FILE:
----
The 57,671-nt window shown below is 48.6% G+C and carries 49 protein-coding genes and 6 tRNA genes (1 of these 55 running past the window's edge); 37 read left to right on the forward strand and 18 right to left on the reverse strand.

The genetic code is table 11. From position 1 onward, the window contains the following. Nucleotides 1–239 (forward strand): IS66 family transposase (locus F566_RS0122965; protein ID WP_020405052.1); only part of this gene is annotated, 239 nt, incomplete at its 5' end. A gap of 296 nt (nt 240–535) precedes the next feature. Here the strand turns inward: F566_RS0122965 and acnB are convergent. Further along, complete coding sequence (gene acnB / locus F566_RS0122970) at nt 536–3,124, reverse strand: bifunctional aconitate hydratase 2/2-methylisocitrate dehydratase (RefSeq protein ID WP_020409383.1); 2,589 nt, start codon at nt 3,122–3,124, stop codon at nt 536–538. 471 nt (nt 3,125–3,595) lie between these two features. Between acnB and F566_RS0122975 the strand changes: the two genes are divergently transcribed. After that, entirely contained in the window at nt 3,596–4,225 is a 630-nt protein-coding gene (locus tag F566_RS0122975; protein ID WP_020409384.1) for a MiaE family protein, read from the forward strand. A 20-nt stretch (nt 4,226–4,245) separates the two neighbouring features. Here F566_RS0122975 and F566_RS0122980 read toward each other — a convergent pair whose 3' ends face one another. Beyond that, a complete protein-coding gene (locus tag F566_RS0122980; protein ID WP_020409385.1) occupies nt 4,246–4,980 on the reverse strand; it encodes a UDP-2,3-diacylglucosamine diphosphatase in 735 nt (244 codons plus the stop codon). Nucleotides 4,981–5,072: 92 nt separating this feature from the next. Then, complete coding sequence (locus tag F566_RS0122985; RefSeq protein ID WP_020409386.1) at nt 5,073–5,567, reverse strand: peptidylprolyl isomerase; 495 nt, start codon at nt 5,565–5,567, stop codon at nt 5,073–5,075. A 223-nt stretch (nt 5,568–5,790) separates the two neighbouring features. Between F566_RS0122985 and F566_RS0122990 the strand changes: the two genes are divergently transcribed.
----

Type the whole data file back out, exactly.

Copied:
The 57,671-nt window shown below is 48.6% G+C and carries 49 protein-coding genes and 6 tRNA genes (1 of these 55 running past the window's edge); 37 read left to right on the forward strand and 18 right to left on the reverse strand.

The genetic code is table 11. From position 1 onward, the window contains the following. Nucleotides 1–239 (forward strand): IS66 family transposase (locus F566_RS0122965; protein ID WP_020405052.1); only part of this gene is annotated, 239 nt, incomplete at its 5' end. A gap of 296 nt (nt 240–535) precedes the next feature. Here the strand turns inward: F566_RS0122965 and acnB are convergent. Further along, complete coding sequence (gene acnB / locus F566_RS0122970) at nt 536–3,124, reverse strand: bifunctional aconitate hydratase 2/2-methylisocitrate dehydratase (RefSeq protein ID WP_020409383.1); 2,589 nt, start codon at nt 3,122–3,124, stop codon at nt 536–538. 471 nt (nt 3,125–3,595) lie between these two features. Between acnB and F566_RS0122975 the strand changes: the two genes are divergently transcribed. After that, entirely contained in the window at nt 3,596–4,225 is a 630-nt protein-coding gene (locus tag F566_RS0122975; protein ID WP_020409384.1) for a MiaE family protein, read from the forward strand. A 20-nt stretch (nt 4,226–4,245) separates the two neighbouring features. Here F566_RS0122975 and F566_RS0122980 read toward each other — a convergent pair whose 3' ends face one another. Beyond that, a complete protein-coding gene (locus tag F566_RS0122980; protein ID WP_020409385.1) occupies nt 4,246–4,980 on the reverse strand; it encodes a UDP-2,3-diacylglucosamine diphosphatase in 735 nt (244 codons plus the stop codon). Nucleotides 4,981–5,072: 92 nt separating this feature from the next. Then, complete coding sequence (locus tag F566_RS0122985; RefSeq protein ID WP_020409386.1) at nt 5,073–5,567, reverse strand: peptidylprolyl isomerase; 495 nt, start codon at nt 5,565–5,567, stop codon at nt 5,073–5,075. A 223-nt stretch (nt 5,568–5,790) separates the two neighbouring features. Between F566_RS0122985 and F566_RS0122990 the strand changes: the two genes are divergently transcribed.